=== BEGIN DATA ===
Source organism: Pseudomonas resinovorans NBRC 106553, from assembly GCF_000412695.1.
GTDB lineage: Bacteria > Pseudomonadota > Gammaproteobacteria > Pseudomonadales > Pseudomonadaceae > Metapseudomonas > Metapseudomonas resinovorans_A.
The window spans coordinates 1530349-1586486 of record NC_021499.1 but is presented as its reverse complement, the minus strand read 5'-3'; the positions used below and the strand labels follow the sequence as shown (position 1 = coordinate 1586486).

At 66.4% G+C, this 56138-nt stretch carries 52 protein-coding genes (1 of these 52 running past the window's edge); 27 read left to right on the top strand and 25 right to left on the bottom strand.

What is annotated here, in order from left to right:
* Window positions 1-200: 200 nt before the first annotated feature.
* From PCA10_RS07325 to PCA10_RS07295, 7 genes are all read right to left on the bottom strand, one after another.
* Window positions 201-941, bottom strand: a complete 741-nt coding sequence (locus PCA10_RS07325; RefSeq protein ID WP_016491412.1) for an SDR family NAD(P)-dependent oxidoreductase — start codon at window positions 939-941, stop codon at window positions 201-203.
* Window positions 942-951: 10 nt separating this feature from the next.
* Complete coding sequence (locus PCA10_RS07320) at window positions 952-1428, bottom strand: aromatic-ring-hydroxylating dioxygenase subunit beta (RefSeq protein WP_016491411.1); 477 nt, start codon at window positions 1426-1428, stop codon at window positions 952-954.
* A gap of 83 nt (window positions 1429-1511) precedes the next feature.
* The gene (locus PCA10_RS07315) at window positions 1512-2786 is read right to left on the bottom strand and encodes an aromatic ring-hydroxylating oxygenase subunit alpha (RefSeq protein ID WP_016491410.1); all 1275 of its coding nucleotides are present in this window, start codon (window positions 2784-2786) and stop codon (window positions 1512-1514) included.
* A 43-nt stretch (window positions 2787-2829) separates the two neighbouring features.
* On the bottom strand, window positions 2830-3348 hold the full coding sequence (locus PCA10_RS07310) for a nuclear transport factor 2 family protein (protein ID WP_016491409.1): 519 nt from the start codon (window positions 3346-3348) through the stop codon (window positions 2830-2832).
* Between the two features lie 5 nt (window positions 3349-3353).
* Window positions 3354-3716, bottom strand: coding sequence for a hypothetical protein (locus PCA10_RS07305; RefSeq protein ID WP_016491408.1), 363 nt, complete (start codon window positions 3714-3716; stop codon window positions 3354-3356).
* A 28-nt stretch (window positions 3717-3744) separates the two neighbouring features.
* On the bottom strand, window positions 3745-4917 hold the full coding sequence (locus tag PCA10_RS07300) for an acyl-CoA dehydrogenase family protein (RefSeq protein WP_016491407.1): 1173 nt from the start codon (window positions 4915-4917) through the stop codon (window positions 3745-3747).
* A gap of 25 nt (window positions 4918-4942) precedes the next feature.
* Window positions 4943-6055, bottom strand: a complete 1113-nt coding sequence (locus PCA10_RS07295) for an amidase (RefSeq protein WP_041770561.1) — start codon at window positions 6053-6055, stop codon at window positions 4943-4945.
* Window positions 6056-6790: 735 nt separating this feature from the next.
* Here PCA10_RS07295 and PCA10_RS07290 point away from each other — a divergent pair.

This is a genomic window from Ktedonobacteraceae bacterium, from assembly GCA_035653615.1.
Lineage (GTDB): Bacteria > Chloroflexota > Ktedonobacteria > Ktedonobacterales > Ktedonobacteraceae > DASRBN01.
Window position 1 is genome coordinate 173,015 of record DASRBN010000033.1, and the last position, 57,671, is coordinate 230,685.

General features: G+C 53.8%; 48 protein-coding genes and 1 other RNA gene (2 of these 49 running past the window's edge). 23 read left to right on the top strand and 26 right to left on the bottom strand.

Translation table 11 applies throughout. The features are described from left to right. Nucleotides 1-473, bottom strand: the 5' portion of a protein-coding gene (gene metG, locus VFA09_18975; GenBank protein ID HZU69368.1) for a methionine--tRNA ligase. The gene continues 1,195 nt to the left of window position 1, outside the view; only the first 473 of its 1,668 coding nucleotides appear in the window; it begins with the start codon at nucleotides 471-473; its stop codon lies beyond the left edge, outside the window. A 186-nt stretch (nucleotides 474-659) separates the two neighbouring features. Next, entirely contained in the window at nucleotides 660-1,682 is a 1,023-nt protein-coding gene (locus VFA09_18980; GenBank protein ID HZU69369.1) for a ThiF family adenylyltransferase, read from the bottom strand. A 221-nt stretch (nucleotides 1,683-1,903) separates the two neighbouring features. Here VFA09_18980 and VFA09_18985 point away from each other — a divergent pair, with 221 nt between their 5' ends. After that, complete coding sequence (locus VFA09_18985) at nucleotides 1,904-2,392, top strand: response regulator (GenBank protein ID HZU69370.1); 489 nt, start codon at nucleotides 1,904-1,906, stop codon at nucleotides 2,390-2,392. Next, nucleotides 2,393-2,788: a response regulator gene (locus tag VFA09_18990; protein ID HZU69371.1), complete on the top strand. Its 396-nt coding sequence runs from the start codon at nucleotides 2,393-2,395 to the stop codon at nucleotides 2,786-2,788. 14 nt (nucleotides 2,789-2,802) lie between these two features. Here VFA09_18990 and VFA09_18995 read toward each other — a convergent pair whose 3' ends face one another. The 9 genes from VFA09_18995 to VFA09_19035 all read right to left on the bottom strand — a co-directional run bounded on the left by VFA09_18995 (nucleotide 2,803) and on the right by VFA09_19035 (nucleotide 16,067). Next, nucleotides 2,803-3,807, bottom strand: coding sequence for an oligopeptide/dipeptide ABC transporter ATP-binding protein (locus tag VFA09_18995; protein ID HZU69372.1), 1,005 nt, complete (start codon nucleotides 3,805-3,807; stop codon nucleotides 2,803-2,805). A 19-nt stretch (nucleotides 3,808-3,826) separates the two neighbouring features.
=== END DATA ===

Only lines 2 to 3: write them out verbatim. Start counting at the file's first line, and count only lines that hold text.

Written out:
GTDB lineage: Bacteria > Pseudomonadota > Gammaproteobacteria > Pseudomonadales > Pseudomonadaceae > Metapseudomonas > Metapseudomonas resinovorans_A.
The window spans coordinates 1530349-1586486 of record NC_021499.1 but is presented as its reverse complement, the minus strand read 5'-3'; the positions used below and the strand labels follow the sequence as shown (position 1 = coordinate 1586486).